Turkish air strike in northern Iraq killed one person and wounded six others on Thursday, a local official said, as Baghdad called on Turkey to end its “violation” of Iraqi sovereignty.
On June 17, Turkey launched a cross-border ground and air operation, dubbed “Claw-Tiger,” against Kurdish fighters hiding out in Iraq’s semi-autonomous Kurdish region.
On Thursday evening, a Turkish strike hit a pickup truck in a rural area north of the Kurdish city of Sulaymaniyah, said local official Kameran Abdallah.
It deployed warplanes, drones and special forces against the Kurdistan Workers’ Party (PKK), which Ankara considers a “terrorist” group because of its decades-long insurgency against the Turkish state.
“It killed one man who was in the car,” said Abdallah, without being able to specify whether the victim was a civilian or fighter. “The six wounded consisted of two women, two children and two men, all members of the same family.”
On Friday, Baghdad issued a statement calling on Turkey to end its breach of Iraqi airspace and sovereignty, in which a number of civilians were killed, according to local media reports.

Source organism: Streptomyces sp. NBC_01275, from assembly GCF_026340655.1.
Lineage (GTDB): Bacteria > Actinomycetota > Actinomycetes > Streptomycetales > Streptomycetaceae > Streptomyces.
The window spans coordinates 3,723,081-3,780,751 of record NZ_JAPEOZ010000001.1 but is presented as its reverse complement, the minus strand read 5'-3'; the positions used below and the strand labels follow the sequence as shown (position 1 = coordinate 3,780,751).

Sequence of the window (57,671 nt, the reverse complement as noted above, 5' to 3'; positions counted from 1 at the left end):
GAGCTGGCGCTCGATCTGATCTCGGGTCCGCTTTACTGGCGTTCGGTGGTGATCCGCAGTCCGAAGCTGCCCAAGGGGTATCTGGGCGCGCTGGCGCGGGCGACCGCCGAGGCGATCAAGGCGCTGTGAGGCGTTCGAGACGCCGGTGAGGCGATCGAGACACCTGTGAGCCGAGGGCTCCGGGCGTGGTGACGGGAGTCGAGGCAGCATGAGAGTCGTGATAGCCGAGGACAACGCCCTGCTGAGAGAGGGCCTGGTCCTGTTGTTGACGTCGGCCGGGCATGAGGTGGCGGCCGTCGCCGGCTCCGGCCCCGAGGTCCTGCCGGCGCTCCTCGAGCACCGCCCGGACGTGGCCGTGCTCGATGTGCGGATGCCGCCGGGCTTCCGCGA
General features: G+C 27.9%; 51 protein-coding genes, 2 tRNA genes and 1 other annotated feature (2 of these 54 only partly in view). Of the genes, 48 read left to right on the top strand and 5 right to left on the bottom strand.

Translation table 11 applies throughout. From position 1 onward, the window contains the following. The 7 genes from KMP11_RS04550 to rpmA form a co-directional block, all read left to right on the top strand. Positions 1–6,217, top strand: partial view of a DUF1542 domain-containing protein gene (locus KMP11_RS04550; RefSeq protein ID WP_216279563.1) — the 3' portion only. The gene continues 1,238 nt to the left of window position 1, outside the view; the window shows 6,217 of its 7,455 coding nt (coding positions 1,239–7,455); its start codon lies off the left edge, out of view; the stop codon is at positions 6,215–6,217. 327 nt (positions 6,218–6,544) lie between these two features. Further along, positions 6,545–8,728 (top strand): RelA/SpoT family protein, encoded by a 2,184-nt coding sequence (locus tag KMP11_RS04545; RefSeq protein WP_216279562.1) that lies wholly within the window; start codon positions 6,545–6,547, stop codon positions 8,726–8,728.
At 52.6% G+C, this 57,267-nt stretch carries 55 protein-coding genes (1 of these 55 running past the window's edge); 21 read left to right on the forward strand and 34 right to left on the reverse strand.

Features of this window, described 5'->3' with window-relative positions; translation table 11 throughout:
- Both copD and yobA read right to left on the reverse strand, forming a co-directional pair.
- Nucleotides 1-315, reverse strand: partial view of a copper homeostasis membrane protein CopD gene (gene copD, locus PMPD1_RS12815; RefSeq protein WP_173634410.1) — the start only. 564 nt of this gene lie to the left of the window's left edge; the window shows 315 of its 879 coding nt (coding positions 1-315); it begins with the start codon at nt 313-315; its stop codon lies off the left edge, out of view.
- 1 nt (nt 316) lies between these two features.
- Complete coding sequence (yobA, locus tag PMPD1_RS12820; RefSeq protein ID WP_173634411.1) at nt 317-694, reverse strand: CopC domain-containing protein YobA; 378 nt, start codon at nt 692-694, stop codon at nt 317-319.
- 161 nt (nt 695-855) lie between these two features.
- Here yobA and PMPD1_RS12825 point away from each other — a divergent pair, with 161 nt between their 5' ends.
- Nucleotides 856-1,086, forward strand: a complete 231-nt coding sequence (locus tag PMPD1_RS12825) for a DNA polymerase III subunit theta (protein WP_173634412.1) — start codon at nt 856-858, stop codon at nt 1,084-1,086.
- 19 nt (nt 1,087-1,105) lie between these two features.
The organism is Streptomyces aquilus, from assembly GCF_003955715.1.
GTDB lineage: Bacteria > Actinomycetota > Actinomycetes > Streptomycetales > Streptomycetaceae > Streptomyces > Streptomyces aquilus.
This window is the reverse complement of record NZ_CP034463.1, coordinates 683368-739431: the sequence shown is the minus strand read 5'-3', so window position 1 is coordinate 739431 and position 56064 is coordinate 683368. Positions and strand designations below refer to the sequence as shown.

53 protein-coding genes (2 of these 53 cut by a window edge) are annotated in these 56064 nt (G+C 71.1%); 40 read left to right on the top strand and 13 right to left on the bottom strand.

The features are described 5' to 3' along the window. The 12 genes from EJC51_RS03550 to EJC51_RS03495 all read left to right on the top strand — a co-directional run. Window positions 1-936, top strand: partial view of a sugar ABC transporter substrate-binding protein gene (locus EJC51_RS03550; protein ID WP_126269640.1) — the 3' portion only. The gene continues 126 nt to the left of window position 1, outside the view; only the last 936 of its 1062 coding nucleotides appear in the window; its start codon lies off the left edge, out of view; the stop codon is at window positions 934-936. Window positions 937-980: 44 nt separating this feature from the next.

“These actions are a flagrant violation of the principle of good neighbourliness, and a clear violation of international agreements,” said the statement issued by Iraq’s presidential office.
Since “Claw-Tiger” began, at least five civilians have been killed and hundreds of families have fled their homes.
Ankara, which has maintained that strikes in northern Iraq target the PKK in response to an increase in rebel attacks on Turkish army bases, has not commented on the reports.
One PKK fighter and two Turkish soldiers have also been killed, according to the respective commands.
The PKK has long used the rugged terrain of northern Iraq as a rear base to wage attacks on Turkey, which in turn had set up military positions inside Iraqi territory to fight them.
Iraq has summoned the Turkish envoy in Baghdad twice since the operation began, but official Kurdish comment has been notably more subdued.
The Kurdish authorities, dominated by the Democratic Party of Kurdistan (KDP), see the PKK as rivals but have never been able to uproot them from their northern Iraqi bases.